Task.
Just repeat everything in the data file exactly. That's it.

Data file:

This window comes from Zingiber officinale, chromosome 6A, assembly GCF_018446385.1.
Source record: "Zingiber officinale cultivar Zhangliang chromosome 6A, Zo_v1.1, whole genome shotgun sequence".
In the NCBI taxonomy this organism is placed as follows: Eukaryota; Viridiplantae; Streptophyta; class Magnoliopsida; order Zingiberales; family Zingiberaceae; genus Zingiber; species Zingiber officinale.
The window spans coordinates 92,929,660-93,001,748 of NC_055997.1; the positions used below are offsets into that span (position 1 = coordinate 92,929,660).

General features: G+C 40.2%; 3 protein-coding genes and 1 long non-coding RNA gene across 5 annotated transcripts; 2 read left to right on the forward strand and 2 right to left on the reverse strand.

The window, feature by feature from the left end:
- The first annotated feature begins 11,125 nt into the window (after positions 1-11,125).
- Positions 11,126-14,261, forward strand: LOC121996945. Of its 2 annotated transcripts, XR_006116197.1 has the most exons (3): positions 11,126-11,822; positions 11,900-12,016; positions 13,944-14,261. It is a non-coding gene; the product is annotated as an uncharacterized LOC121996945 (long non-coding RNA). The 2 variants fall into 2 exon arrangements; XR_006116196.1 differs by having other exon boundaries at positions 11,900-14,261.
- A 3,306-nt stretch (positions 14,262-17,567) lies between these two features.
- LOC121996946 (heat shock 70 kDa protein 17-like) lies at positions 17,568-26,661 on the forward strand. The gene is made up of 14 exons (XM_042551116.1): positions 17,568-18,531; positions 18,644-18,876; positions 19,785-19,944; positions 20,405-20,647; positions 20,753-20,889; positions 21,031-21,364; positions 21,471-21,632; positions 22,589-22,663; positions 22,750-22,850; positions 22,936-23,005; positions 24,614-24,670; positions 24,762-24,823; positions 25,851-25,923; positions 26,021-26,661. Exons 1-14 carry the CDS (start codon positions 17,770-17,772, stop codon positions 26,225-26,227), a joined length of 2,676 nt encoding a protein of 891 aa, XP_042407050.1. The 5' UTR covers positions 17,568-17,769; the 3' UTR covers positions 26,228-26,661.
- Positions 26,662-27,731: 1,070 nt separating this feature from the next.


This window comes from Zingiber officinale, chromosome 6A, assembly GCF_018446385.1.
Source record: "Zingiber officinale cultivar Zhangliang chromosome 6A, Zo_v1.1, whole genome shotgun sequence".
In the NCBI taxonomy this organism is placed as follows: Eukaryota; Viridiplantae; Streptophyta; class Magnoliopsida; order Zingiberales; family Zingiberaceae; genus Zingiber; species Zingiber officinale.
The window spans coordinates 92,929,660-93,001,748 of NC_055997.1; the positions used below are offsets into that span (position 1 = coordinate 92,929,660).

General features: G+C 40.2%; 3 protein-coding genes and 1 long non-coding RNA gene across 5 annotated transcripts; 2 read left to right on the forward strand and 2 right to left on the reverse strand.

The window, feature by feature from the left end:
- The first annotated feature begins 11,125 nt into the window (after positions 1-11,125).
- Positions 11,126-14,261, forward strand: LOC121996945. Of its 2 annotated transcripts, XR_006116197.1 has the most exons (3): positions 11,126-11,822; positions 11,900-12,016; positions 13,944-14,261. It is a non-coding gene; the product is annotated as an uncharacterized LOC121996945 (long non-coding RNA). The 2 variants fall into 2 exon arrangements; XR_006116196.1 differs by having other exon boundaries at positions 11,900-14,261.
- A 3,306-nt stretch (positions 14,262-17,567) lies between these two features.
- LOC121996946 (heat shock 70 kDa protein 17-like) lies at positions 17,568-26,661 on the forward strand. The gene is made up of 14 exons (XM_042551116.1): positions 17,568-18,531; positions 18,644-18,876; positions 19,785-19,944; positions 20,405-20,647; positions 20,753-20,889; positions 21,031-21,364; positions 21,471-21,632; positions 22,589-22,663; positions 22,750-22,850; positions 22,936-23,005; positions 24,614-24,670; positions 24,762-24,823; positions 25,851-25,923; positions 26,021-26,661. Exons 1-14 carry the CDS (start codon positions 17,770-17,772, stop codon positions 26,225-26,227), a joined length of 2,676 nt encoding a protein of 891 aa, XP_042407050.1. The 5' UTR covers positions 17,568-17,769; the 3' UTR covers positions 26,228-26,661.
- Positions 26,662-27,731: 1,070 nt separating this feature from the next.